Australian filmmaker James Ricketson has been jailed for six years after a Phnom Penh court found him guilty of espionage and collecting information for "foreign states" that was damaging to Cambodian national security. During the trial, prosecutor Seang Sok declined to say who 69-year-old Ricketson was spying for. He did not call any witnesses, did not name one victim, nor prove he was paid by anyone. The "secret" information supposedly stored on his computer, Ricketson argued, was open source. "Who did I spy for?" Ricketson yelled across the courtroom on Aug. 31. "That's all I want to know. Please tell me," he said as he was whisked back to Prey Sar prison. Rights groups were angered by the verdict. Phil Robertson, regional director for Human Rights Watch, said the trial was an expose of everything that's wrong with the Cambodian judicial system. That included "bogus charges, more than a year of abusive pre-trial detention, prosecutors with little or no evidence." "Can anyone really explain the difference now between a court in Cambodia versus a court in Vietnam
or North Korea?" asked Robertson. "Cambodia should stop tormenting Ricketson and his family, and let him go so he can return to Australia with his family." Espionage charges left Ricketson's family, diplomats, legal experts and reporters baffled and his legal team built his defense around his independent journalism and his personal right to express his own political views. But those arguments fell flat when the court released a batch of emails between Ricketson and the now banned Cambodian National Rescue Party (CNRP) detailing plans by its leader Sam Rainsy to seize power through a bloodless coup. The correspondence, part of 1,600 pages and 15,000 emails seized from his computer during a year-long investigation, contradicted Ricketson's defense. Astonishingly, Ricketson said he had offered the CNRP an election strategy through a campaign of "punchy" ads highlighting the need for change in the run-up to the 2013 poll. "It is fascinating to be behind the scenes and to be observing the way Sam Rainsy is plotting to become prime minister," Ricketson said in an email. "As you can imagine, life in Phnom Penh is quite exciting right now." He went a step further, asking Sam Rainsy's wife, Tioulong Saumura, to fact-check an opinion piece he wrote — entitled "Cambodian Spring" — and to look for anything "misleading in any way." Asked whether Cambodian Spring equates with the turmoil of the Arab Spring, Ricketson said he preferred "the Paris Spring, which was committed to peaceful protest and non-violent change." The Paris Spring of 1968 was anything but. What became known as the Cambodian Spring culminated in a series of violent demonstrations after the 2013 election when the CNRP failed to win a majority and accused Prime Minister Hun Sen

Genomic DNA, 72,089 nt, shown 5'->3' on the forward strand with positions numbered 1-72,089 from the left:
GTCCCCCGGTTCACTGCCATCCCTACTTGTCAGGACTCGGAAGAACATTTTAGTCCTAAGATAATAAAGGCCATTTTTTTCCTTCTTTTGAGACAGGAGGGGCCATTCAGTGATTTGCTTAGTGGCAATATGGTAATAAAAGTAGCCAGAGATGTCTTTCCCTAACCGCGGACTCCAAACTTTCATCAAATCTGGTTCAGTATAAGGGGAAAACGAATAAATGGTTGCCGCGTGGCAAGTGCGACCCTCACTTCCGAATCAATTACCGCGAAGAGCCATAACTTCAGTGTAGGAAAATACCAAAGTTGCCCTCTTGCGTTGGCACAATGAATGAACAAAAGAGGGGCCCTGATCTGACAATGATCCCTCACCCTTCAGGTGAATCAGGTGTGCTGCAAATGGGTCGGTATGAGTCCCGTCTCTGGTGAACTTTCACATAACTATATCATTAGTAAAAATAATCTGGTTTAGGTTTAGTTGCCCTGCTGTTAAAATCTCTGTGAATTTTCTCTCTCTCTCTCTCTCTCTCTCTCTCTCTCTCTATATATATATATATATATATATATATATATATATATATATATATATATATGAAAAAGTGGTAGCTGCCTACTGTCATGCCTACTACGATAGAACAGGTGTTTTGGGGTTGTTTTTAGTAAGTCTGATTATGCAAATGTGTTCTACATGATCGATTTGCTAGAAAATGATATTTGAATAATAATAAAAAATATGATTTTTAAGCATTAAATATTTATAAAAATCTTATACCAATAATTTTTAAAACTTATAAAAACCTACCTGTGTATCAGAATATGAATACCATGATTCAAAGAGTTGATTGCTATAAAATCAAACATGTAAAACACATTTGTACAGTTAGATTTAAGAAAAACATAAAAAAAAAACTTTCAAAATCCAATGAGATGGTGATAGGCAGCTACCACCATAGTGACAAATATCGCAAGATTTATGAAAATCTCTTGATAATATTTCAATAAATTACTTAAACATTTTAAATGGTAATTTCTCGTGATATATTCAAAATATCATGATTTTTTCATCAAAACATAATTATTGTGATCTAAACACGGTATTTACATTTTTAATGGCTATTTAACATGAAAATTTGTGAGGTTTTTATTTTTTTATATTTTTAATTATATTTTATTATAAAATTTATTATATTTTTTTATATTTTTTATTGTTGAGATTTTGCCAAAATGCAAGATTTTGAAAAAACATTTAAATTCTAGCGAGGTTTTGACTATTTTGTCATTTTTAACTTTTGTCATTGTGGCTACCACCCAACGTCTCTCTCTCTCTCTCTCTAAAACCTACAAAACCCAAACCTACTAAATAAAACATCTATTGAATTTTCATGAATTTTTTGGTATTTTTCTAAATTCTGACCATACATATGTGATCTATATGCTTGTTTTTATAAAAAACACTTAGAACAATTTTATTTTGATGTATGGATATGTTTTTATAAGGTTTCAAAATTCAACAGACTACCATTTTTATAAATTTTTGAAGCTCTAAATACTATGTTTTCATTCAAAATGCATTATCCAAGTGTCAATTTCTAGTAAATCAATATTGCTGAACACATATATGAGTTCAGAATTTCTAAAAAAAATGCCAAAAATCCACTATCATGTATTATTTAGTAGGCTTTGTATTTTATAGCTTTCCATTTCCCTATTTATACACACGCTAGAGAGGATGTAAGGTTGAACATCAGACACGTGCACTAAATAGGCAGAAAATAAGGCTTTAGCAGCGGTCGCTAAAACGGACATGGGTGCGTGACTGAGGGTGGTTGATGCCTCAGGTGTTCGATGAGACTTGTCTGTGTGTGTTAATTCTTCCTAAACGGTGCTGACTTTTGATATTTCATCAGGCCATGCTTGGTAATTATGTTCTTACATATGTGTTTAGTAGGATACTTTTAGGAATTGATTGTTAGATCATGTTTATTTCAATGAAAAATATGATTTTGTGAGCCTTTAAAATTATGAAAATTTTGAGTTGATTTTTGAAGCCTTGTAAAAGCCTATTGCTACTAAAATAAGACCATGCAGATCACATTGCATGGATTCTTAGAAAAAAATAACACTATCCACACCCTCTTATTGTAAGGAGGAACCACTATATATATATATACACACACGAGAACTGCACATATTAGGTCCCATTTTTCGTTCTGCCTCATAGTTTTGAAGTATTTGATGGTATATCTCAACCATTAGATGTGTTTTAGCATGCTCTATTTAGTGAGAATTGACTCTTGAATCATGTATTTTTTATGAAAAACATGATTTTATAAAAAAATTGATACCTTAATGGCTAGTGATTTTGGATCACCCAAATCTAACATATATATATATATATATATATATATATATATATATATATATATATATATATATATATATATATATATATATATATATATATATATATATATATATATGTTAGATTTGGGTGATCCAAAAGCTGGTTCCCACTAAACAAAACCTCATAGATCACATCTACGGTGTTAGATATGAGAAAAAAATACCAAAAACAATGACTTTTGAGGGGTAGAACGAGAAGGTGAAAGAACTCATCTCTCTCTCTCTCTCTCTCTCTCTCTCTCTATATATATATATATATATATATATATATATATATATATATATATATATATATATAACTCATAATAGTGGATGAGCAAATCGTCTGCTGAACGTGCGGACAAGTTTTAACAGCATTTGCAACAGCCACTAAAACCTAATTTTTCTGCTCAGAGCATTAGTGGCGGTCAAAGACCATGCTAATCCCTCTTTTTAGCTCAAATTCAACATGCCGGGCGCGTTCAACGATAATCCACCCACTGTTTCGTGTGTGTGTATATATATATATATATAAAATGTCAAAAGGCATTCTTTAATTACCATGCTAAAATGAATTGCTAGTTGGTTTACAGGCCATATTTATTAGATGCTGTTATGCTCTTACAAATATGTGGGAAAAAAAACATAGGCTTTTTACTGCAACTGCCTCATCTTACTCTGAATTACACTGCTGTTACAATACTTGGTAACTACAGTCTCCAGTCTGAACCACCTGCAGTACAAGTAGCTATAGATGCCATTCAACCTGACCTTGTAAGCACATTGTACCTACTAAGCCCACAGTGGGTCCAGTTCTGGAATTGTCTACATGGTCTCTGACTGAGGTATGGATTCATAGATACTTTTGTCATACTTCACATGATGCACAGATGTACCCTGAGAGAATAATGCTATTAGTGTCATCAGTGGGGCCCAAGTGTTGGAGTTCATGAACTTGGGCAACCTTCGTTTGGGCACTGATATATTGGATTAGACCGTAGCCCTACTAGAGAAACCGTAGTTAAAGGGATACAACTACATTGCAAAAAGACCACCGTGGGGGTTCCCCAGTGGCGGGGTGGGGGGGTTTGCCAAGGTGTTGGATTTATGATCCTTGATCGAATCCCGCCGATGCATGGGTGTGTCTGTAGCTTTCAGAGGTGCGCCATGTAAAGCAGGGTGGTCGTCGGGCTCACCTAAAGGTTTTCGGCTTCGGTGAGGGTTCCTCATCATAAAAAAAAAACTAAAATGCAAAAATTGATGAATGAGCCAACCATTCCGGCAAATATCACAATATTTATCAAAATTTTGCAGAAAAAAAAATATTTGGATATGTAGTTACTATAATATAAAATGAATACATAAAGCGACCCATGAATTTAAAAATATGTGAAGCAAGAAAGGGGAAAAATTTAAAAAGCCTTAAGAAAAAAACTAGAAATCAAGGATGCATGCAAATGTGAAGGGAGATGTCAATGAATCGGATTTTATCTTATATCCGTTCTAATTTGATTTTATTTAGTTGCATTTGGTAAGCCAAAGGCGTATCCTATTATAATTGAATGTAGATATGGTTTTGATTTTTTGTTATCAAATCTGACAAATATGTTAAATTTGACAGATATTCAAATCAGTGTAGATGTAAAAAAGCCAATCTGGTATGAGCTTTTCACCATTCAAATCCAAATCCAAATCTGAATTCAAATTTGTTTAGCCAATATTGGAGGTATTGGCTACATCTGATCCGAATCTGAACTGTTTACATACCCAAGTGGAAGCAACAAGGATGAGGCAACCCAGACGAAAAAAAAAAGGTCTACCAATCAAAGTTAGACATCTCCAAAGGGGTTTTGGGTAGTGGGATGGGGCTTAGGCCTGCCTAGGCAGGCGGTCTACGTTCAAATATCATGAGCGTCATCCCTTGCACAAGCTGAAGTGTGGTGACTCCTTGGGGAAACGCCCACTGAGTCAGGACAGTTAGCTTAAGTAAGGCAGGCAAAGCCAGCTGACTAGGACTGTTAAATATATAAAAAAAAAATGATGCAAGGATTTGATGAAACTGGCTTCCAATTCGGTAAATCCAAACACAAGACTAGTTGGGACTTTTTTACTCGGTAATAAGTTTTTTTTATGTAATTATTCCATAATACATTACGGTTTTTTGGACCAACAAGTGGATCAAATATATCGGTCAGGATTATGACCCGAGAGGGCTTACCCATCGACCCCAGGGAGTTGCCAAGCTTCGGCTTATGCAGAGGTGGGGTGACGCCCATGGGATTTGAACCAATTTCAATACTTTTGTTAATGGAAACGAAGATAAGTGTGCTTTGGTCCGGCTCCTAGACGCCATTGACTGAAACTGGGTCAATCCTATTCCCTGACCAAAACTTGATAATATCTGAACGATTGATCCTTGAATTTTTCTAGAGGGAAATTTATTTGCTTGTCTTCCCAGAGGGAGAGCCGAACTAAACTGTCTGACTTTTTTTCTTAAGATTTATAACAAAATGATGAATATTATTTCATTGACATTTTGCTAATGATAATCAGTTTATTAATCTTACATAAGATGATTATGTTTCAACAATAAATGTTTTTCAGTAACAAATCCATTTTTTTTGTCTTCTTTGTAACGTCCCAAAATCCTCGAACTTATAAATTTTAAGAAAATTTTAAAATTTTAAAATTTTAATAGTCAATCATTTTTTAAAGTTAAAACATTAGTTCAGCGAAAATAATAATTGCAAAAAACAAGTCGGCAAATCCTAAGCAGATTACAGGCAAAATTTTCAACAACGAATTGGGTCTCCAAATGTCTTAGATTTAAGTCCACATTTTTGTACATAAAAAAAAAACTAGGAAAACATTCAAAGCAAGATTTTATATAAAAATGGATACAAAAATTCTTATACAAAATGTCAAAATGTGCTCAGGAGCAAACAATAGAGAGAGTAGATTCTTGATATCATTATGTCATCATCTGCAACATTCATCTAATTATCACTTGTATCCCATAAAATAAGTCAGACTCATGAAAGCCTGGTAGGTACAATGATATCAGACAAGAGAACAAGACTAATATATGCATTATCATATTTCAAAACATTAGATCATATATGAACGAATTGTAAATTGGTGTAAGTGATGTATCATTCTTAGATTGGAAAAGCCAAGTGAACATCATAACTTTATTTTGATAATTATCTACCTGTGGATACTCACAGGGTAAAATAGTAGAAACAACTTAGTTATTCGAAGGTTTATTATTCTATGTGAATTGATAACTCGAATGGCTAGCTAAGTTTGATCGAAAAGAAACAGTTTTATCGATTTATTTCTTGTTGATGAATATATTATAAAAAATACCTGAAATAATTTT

of rigging the ballot. Hun Sen upped the ante by warning that a "color revolution" with support from the United States was in the offing. The CNRP was dissolved, its leaders fled or were jailed and a crackdown on the media followed in the lead-up to the last election, held in July. Hun Sen won all 125 seats in that national ballot.
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Another letter — "Cambodian politics for dummies" drafted for then Australian prime minister Malcolm Turnbull — said: "Hun Sen and the CPP have plundered the resources and stolen land from tens of thousands and thrown in prison people who objected." It also urged Turnbull not to shake hands with Hun Sen — otherwise he risked having that moment "frozen in eternity." "This is not journalism," judge Koy Sao said. Ricketson struggled to prove he made any money as a professional journalist while his income from film was limited and he was forced to drive a taxi to supplement a frugal lifestyle. The court also heard he was not a member of any media industry associations — he produced just one press pass for his time in Cambodia spanning 22 years — nor did he work with NGOs or obtain permission to film. That last point mattered as Ricketson was arrested after flying a drone over a CNRP rally in June 2017 without a permit, which the chief prosecutor said detailed the secret location of security detachments. Ricketson then offered the footage to Sam Rainsy
for political use and was arrested the following day.